How did they miss all of this? There have long been YouTube videos of Tesla owners making the LA to Las Vegas run on a single charge. And, yes, there are at least two Tesla Supercharger locations in Las Vegas itself (and plenty more on nearby highways), along with dozens of destination chargers at hotels and restaurants.
In exaggerating the charging times for what is anyway an exceedingly rare 560 mile point-to-point trip distance, the NYTimes spreads unwarranted doubt about the ability of EVs to be the right choice for a typical consumer. Judging by the tone of the overall article, it seems that this was the goal — to spread doubt and deliberate misinformation about EVs.
Here are some more examples of misinformation in the article:
- A BMW i3 was charging at the rate of 10 miles per hour (implying this is an accurate representation of its DC charging capability).
- EVs batteries should be kept between 30% and 80% SOC (implying “should always be kept in this range,” when that is not clearly the case).
- The US currently has 24,000 pubic charging stations and 150,000 gas stations (conveniently omitting the tens of millions of regular US electrical outlets at home and work that can be used to charge any EV overnight or during the work day, providing far more range than the typical daily commute requires).
- Implying that Tesla vehicles require 5 hours of Supercharging to recover useful range, unless they can access a V3 Supercharger (deliberate misrepresentation of the typical 20–30 minutes).
Penn does have a few accuracies, and some run-of-the-mill narrative, sprinkled amongst the misinformation, but only enough to lend a superficial veneer of legitimacy to the article. Nowhere does he have anything very positive to say about EVs.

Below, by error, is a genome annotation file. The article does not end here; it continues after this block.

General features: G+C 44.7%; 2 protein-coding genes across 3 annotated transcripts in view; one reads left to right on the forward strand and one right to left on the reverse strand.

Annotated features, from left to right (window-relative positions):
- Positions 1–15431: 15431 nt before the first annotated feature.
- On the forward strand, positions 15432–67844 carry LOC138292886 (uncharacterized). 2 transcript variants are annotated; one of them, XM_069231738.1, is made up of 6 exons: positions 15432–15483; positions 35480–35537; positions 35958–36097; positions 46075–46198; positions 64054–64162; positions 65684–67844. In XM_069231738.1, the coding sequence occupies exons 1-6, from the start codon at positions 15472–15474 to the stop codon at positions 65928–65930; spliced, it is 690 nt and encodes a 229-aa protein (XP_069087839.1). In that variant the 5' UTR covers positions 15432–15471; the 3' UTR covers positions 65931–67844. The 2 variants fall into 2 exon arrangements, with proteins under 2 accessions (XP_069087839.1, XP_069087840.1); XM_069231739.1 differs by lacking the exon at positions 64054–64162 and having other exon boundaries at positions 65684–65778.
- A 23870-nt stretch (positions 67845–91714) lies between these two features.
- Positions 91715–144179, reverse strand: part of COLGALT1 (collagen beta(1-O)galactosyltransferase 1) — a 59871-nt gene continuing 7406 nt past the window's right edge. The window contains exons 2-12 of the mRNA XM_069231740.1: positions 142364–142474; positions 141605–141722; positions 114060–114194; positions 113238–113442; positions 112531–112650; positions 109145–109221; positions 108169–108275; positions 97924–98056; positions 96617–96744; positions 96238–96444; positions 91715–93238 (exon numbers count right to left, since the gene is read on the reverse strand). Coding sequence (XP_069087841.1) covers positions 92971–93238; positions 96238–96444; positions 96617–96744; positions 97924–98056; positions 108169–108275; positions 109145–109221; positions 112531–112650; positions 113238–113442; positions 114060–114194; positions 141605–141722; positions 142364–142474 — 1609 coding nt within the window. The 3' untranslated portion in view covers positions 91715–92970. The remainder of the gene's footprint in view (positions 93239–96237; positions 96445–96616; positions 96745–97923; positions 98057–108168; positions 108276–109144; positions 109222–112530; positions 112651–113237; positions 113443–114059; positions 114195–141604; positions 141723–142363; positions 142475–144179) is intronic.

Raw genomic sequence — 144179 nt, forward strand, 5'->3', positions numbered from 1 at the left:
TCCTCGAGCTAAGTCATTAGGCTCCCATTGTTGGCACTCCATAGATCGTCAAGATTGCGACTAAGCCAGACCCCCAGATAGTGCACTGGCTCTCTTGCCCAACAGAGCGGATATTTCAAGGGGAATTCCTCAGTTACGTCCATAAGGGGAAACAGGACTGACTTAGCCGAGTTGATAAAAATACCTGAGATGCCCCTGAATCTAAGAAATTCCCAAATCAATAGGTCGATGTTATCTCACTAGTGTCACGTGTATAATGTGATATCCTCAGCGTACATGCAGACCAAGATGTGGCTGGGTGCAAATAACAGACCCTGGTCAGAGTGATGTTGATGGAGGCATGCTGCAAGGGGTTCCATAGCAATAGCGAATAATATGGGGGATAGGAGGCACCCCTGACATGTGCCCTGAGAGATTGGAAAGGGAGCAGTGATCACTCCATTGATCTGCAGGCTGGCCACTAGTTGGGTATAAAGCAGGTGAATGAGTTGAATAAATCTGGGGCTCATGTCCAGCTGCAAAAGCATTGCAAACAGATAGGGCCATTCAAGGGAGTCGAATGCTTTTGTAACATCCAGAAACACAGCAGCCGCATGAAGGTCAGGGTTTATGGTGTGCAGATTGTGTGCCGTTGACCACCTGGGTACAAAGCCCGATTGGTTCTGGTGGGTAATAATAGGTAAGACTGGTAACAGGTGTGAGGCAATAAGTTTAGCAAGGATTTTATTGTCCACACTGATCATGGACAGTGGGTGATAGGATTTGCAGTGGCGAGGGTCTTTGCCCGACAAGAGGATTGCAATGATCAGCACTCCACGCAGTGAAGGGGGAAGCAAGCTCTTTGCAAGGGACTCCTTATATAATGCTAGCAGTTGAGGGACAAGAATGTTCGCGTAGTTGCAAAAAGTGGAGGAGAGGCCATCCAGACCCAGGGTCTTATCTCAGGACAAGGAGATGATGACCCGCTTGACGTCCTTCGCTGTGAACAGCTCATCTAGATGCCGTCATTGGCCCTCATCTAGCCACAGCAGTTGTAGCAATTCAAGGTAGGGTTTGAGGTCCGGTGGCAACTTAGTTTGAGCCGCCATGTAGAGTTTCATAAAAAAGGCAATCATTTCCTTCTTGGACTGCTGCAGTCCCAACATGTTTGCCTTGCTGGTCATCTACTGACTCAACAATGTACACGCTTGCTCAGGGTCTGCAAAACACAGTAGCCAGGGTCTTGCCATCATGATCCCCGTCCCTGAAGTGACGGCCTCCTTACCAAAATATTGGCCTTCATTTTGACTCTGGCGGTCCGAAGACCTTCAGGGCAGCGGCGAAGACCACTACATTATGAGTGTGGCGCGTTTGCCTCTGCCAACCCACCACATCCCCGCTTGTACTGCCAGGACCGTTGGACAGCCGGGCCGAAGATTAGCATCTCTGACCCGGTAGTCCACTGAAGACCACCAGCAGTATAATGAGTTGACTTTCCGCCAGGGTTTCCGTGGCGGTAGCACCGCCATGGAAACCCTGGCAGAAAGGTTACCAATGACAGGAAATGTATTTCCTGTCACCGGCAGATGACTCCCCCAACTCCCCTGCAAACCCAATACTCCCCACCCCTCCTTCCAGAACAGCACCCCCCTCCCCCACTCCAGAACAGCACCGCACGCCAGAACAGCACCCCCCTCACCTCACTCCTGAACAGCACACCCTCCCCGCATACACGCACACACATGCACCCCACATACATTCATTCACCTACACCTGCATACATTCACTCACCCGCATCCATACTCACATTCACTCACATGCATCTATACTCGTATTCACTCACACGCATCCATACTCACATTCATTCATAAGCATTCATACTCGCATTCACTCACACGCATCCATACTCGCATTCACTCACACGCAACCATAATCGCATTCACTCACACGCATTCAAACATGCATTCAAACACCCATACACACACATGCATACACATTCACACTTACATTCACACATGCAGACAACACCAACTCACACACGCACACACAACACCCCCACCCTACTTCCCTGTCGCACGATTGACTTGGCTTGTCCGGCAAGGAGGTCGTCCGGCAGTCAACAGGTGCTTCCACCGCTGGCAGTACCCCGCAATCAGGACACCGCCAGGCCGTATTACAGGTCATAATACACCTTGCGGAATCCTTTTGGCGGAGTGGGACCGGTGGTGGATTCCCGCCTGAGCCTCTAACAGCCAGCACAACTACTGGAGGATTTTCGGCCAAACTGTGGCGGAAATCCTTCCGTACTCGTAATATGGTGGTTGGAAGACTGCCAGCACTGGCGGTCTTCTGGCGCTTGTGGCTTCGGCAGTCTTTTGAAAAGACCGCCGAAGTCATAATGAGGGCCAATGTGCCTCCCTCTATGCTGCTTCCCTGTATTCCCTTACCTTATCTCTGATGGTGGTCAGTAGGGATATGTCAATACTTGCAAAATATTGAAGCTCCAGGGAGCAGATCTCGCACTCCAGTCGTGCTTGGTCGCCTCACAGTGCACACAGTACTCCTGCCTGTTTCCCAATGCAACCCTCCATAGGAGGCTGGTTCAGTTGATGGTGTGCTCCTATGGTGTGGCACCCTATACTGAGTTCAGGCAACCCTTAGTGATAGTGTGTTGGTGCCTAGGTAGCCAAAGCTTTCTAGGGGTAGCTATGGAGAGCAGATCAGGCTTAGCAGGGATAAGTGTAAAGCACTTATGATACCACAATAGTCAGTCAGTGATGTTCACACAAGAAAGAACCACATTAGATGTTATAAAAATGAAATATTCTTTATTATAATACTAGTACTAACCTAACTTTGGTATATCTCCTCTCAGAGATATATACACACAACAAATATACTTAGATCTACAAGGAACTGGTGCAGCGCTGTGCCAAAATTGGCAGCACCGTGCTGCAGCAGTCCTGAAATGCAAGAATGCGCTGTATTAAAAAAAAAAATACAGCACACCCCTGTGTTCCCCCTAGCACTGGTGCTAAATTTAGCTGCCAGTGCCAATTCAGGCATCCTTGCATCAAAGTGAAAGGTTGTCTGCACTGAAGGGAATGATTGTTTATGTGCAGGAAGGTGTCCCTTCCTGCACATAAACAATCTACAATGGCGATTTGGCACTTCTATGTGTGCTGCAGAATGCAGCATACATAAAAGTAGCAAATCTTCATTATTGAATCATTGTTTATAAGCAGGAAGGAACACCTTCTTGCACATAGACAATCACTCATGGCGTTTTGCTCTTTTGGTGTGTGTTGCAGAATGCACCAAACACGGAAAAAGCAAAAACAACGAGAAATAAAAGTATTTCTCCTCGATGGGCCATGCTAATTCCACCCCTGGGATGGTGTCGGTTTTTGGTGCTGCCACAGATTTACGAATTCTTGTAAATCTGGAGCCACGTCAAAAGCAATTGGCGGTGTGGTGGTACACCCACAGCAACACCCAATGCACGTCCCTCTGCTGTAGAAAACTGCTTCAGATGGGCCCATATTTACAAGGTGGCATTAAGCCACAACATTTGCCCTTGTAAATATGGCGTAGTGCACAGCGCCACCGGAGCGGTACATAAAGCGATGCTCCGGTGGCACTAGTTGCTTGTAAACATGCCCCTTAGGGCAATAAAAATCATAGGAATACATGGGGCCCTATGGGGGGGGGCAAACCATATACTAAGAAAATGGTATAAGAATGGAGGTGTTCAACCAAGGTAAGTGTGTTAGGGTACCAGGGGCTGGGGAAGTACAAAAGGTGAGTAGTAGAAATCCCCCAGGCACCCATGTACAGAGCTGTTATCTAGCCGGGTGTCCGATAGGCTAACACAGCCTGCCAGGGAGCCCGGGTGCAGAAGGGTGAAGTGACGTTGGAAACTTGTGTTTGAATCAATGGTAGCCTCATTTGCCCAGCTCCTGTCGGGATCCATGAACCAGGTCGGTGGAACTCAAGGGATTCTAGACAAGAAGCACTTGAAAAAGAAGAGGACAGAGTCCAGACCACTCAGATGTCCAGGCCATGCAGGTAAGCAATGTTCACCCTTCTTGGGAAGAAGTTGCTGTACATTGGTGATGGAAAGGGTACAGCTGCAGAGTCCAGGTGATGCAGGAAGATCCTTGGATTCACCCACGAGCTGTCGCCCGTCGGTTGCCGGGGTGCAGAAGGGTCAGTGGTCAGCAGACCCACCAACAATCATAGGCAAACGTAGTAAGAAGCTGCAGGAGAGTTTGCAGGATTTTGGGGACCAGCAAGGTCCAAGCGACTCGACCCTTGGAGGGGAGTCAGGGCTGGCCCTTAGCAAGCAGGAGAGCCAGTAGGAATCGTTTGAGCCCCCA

I wouldn’t recommend visiting the original article itself — don’t reward the NYTimes with clicks for this appalling anti-EV FUD. In any case, there’s no comment section on there. If you want to give the NYTimes some constructive feedback, you could do so via Penn’s twitter feed where he has highlighted his article, or via the feed of his editor. I’m sure they will welcome it.
If you see any room for improvement in my analysis here, or have other thoughts, please jump in to the comments below.
From Broder To The 2018 Tesla Short Seller Storm To Today — What A Long, Strange Trip It’s Been
The Billion-Dollar Tesla Hit Piece
Sign up for daily news updates from CleanTechnica on email. Or follow us on Google News!
Have a tip for CleanTechnica, want to advertise, or want to suggest a guest for our CleanTech Talk podcast? Contact us here.
Former Tesla Battery Expert Leading Lyten Into New Lithium-Sulfur Battery Era — Podcast:
I don't like paywalls. You don't like paywalls. Who likes paywalls? Here at CleanTechnica, we implemented a limited paywall for a while, but it always felt wrong — and it was always tough to decide what we should put behind there. In theory, your most exclusive and best content goes behind a paywall. But then fewer people read it! We just don't like paywalls, and so we've decided to ditch ours. Unfortunately, the media business is still a tough, cut-throat business with tiny margins. It's a never-ending Olympic challenge to stay above water or even perhaps — gasp — grow. So ...